Young college-aged students from New York are selected to attend a magical academy of learning. After graduation, they find themselves in a post-grad rut and somewhat jaded. This all changes when a friend from school discovers a way into a land that was once thought to be fiction, based on the childhood storybooks of their youth. This book is a good read for people who enjoyed the Harry Potter series, as well as the Chronicles of Narnia, but with more edge. The characters are flawed, there is a darker, gritty, more cynical feel to the story, and the characters themselves are put into adult situations, none of which you would find in a kid-friendly story like Harry Potter and Narnia. Recommended for 17+ readers. (submitted by EM)

Oct 26, 2018

If you can imagine a horny Harry Potter who is absolutely obsessed with the Chronicles of Narnia, congratulations, you've just read this entire book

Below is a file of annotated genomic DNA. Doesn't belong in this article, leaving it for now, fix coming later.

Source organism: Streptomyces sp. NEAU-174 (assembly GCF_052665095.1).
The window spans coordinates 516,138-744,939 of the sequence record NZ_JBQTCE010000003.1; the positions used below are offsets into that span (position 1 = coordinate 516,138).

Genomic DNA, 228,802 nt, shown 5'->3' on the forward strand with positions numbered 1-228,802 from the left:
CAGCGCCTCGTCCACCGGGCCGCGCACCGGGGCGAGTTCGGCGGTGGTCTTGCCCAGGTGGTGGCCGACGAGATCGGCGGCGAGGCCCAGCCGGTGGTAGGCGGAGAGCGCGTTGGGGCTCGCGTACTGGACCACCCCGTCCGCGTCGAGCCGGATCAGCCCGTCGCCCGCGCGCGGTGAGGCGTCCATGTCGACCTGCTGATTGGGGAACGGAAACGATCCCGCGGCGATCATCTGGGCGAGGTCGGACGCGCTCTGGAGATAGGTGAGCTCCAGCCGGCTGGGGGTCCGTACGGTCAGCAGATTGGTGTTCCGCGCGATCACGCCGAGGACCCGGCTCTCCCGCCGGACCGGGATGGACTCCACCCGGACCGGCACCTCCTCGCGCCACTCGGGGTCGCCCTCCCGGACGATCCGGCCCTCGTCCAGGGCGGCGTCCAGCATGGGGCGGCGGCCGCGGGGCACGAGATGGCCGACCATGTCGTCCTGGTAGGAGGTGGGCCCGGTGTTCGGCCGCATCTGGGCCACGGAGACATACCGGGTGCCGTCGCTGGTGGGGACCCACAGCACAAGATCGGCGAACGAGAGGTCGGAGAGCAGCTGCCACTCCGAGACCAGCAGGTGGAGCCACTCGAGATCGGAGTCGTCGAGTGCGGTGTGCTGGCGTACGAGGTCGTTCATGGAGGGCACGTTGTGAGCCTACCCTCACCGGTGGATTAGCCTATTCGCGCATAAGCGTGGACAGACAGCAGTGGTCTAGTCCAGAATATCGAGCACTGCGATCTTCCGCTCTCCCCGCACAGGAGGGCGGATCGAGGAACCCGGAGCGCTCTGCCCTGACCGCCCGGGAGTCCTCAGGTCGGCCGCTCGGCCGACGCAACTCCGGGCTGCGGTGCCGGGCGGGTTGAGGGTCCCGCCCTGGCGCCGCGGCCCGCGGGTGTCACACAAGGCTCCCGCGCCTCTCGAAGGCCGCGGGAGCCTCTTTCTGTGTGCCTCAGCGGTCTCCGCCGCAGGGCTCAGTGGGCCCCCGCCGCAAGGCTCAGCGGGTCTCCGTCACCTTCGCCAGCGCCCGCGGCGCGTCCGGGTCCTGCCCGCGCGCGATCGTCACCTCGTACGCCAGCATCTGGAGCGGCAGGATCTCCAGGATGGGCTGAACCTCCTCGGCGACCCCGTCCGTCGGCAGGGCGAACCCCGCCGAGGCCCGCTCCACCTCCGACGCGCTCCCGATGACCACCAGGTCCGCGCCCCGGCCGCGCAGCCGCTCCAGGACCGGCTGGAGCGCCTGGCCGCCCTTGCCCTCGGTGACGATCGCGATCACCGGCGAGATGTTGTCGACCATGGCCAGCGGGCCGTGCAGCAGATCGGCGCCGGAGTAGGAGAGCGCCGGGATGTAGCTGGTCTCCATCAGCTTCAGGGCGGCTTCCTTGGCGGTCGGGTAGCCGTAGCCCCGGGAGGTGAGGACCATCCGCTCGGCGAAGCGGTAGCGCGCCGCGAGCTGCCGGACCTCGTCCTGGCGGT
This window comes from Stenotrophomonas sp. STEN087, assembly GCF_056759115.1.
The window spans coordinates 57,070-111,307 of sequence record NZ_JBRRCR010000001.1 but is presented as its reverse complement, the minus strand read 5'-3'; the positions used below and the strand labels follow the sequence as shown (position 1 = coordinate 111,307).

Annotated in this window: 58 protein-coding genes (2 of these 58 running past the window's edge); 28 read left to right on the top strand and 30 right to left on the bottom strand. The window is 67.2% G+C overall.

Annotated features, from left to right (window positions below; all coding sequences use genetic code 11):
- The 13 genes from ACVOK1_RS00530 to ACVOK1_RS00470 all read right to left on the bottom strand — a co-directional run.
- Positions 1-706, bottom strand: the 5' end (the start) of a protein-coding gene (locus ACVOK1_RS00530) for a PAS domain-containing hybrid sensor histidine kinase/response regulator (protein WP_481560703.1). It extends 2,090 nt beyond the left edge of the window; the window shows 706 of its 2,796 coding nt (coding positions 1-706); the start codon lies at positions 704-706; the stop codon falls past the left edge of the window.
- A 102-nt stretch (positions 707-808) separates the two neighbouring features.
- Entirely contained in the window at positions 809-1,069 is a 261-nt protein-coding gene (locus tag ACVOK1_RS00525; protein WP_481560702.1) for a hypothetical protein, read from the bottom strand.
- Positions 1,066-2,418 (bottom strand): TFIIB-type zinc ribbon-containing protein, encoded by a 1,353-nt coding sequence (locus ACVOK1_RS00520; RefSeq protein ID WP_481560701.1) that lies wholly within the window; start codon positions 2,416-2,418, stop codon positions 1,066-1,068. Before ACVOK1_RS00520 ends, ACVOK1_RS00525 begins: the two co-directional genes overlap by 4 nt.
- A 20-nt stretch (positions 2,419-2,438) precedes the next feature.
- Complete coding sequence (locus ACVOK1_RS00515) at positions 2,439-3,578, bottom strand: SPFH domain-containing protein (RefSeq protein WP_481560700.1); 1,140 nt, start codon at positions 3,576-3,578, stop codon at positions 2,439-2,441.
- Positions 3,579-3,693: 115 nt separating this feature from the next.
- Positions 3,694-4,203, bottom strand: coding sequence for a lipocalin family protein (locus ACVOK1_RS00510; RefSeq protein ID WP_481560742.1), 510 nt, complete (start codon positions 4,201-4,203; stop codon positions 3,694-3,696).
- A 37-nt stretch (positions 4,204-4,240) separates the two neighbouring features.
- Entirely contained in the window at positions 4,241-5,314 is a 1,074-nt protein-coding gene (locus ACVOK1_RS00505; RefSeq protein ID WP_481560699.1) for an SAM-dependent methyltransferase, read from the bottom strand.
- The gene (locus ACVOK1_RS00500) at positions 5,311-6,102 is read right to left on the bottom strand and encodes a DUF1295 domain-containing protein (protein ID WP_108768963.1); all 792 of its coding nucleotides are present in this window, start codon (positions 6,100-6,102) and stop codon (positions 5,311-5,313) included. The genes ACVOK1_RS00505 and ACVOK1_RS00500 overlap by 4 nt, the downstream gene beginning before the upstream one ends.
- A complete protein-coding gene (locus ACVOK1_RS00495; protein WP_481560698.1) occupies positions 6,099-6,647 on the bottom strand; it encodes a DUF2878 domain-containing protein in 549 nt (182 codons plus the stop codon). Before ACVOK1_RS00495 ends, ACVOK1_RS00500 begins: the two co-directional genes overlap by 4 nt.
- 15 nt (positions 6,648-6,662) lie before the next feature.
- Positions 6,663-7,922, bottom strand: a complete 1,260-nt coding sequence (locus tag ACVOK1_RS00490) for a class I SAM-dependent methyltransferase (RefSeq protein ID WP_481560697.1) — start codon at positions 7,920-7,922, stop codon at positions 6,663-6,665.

Sep 24, 2018

Quentin Coldwater is that guy drinking his fifteen-dollar Icelandic black coffee out of a chipped mason jar while he writes a twelve-page poem about how cheating on his girlfriend made him sad. I give it six months until there's a mass exodus out of Fillory to get away from Quentin stealing everyone's weed and asking them if they've read Kafka yet. Alice deserved better.

WestSlope_TheaH Aug 21, 2018

The first book in one of my favorite fantasy trilogies, Grossman’s tale is a delightfully dark spin on a world in which magic is real---a mash-up of Narnia and Harry Potter but decidedly for adults. Complex characters, a fast-paced plot, a gritty writing style, and a story both bleak and dazzling all make this an easy book to recommend.